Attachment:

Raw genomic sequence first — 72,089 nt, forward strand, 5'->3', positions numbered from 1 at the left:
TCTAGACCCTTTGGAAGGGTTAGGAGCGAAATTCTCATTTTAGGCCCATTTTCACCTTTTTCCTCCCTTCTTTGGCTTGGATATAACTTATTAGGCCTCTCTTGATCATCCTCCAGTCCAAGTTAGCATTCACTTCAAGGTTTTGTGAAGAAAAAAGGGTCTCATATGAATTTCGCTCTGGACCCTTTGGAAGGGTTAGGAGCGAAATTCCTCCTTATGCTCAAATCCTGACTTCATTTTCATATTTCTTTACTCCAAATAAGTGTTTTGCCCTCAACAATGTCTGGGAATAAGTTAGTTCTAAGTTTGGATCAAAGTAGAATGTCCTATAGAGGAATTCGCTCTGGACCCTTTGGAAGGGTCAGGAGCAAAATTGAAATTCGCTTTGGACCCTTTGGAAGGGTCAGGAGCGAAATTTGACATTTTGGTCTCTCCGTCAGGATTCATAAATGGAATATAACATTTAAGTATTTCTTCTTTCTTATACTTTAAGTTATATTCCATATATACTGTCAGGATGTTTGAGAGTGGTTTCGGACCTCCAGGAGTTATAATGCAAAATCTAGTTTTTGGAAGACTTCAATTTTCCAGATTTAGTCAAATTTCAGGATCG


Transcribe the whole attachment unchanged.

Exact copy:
Raw genomic sequence first — 72,089 nt, forward strand, 5'->3', positions numbered from 1 at the left:
TCTAGACCCTTTGGAAGGGTTAGGAGCGAAATTCTCATTTTAGGCCCATTTTCACCTTTTTCCTCCCTTCTTTGGCTTGGATATAACTTATTAGGCCTCTCTTGATCATCCTCCAGTCCAAGTTAGCATTCACTTCAAGGTTTTGTGAAGAAAAAAGGGTCTCATATGAATTTCGCTCTGGACCCTTTGGAAGGGTTAGGAGCGAAATTCCTCCTTATGCTCAAATCCTGACTTCATTTTCATATTTCTTTACTCCAAATAAGTGTTTTGCCCTCAACAATGTCTGGGAATAAGTTAGTTCTAAGTTTGGATCAAAGTAGAATGTCCTATAGAGGAATTCGCTCTGGACCCTTTGGAAGGGTCAGGAGCAAAATTGAAATTCGCTTTGGACCCTTTGGAAGGGTCAGGAGCGAAATTTGACATTTTGGTCTCTCCGTCAGGATTCATAAATGGAATATAACATTTAAGTATTTCTTCTTTCTTATACTTTAAGTTATATTCCATATATACTGTCAGGATGTTTGAGAGTGGTTTCGGACCTCCAGGAGTTATAATGCAAAATCTAGTTTTTGGAAGACTTCAATTTTCCAGATTTAGTCAAATTTCAGGATCG